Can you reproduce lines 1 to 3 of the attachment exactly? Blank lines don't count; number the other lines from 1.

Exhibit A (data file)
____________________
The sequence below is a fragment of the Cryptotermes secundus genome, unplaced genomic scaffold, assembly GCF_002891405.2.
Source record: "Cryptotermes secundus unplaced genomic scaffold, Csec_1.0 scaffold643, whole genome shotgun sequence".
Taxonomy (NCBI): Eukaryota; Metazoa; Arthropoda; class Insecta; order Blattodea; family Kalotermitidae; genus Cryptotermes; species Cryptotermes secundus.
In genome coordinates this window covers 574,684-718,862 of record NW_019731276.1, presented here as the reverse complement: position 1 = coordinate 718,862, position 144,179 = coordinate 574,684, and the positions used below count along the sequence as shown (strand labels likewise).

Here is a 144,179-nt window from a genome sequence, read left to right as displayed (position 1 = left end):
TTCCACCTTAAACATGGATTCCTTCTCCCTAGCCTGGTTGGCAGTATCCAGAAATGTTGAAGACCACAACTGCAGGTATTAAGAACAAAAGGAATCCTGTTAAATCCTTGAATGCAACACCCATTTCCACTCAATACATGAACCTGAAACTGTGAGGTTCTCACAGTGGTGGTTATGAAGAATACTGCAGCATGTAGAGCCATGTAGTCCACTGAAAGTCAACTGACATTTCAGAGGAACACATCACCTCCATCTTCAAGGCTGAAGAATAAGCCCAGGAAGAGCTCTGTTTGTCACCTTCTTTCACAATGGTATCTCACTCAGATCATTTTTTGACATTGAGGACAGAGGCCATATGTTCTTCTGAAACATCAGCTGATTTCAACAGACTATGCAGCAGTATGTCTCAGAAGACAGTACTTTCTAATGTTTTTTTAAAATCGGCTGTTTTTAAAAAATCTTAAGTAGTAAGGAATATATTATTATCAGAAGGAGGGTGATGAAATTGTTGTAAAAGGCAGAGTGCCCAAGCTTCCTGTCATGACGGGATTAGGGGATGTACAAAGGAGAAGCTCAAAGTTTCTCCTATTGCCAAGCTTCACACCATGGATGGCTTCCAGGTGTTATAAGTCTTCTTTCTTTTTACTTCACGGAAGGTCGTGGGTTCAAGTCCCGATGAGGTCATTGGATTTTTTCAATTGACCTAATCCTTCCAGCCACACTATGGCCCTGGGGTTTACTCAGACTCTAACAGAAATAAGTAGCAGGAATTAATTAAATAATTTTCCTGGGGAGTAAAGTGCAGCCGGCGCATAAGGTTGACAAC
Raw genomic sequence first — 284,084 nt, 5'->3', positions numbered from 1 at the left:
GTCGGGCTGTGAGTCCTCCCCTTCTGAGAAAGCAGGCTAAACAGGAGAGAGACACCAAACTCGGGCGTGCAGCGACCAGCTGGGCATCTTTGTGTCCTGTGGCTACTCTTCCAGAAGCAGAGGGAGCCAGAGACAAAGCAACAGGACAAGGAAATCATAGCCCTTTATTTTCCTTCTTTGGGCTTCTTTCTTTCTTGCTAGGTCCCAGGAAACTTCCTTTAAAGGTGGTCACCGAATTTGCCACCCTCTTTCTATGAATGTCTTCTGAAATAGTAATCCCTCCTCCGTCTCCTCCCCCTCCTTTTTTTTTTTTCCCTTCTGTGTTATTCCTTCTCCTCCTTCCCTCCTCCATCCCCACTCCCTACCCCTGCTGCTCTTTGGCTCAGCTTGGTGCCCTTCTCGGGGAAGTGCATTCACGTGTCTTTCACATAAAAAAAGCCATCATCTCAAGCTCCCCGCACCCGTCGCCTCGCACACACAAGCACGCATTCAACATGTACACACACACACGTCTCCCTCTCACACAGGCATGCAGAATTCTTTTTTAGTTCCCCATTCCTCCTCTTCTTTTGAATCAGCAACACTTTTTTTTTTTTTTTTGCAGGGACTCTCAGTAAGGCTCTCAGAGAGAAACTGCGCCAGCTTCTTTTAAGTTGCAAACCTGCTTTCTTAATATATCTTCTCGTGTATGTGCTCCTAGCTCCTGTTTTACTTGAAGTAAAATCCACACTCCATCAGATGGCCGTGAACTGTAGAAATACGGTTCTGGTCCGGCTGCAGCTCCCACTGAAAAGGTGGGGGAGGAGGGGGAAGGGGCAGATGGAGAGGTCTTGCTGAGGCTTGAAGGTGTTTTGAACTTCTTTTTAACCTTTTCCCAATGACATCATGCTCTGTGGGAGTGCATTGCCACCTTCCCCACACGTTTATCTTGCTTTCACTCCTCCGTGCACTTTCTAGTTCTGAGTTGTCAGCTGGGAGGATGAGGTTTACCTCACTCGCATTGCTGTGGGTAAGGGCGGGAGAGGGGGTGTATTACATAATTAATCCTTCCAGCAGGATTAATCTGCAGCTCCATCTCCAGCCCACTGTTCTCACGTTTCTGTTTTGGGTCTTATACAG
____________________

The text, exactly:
The sequence below is a fragment of the Cryptotermes secundus genome, unplaced genomic scaffold, assembly GCF_002891405.2.
Source record: "Cryptotermes secundus unplaced genomic scaffold, Csec_1.0 scaffold643, whole genome shotgun sequence".
Taxonomy (NCBI): Eukaryota; Metazoa; Arthropoda; class Insecta; order Blattodea; family Kalotermitidae; genus Cryptotermes; species Cryptotermes secundus.